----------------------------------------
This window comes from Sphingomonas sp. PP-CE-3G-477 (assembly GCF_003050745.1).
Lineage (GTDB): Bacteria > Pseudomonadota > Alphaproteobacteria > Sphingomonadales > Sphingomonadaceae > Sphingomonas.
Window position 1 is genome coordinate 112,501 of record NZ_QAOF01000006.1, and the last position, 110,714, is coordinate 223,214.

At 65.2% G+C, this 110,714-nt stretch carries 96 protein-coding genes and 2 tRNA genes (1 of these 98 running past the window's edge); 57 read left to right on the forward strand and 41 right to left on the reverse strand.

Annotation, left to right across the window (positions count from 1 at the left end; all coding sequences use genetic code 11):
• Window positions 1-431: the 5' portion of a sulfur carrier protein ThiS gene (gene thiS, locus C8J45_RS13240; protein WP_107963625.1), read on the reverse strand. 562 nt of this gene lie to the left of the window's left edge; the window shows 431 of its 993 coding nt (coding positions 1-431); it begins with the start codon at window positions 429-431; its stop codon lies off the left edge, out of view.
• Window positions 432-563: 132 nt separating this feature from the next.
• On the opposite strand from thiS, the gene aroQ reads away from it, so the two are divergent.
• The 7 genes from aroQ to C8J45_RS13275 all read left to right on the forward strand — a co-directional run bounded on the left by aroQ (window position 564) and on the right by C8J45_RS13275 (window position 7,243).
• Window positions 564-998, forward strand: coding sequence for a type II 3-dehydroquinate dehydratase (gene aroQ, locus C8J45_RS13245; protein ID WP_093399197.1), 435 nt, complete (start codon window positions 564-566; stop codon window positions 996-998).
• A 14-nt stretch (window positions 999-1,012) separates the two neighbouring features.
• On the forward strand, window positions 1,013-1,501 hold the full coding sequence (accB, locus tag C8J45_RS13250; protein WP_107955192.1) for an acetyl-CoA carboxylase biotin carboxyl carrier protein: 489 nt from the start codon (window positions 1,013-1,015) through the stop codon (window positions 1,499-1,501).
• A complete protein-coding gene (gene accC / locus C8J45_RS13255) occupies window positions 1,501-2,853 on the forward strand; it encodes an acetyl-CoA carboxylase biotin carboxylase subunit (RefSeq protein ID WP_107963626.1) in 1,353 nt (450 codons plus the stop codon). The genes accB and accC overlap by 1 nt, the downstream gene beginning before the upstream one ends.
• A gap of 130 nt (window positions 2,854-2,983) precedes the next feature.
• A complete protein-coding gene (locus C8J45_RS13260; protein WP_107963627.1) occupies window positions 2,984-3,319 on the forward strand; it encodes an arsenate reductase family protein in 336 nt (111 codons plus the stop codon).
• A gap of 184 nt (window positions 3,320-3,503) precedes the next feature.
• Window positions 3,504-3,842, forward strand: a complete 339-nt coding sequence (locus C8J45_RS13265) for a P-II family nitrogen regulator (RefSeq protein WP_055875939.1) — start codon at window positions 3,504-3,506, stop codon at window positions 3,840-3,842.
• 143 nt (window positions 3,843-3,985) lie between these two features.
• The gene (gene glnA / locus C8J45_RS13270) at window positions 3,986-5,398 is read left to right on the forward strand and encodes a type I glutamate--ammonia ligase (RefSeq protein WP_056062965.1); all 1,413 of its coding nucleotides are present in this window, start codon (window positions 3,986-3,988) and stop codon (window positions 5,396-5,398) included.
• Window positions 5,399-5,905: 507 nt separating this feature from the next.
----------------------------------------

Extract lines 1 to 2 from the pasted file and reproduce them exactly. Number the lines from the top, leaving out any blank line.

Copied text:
This window comes from Sphingomonas sp. PP-CE-3G-477 (assembly GCF_003050745.1).
Lineage (GTDB): Bacteria > Pseudomonadota > Alphaproteobacteria > Sphingomonadales > Sphingomonadaceae > Sphingomonas.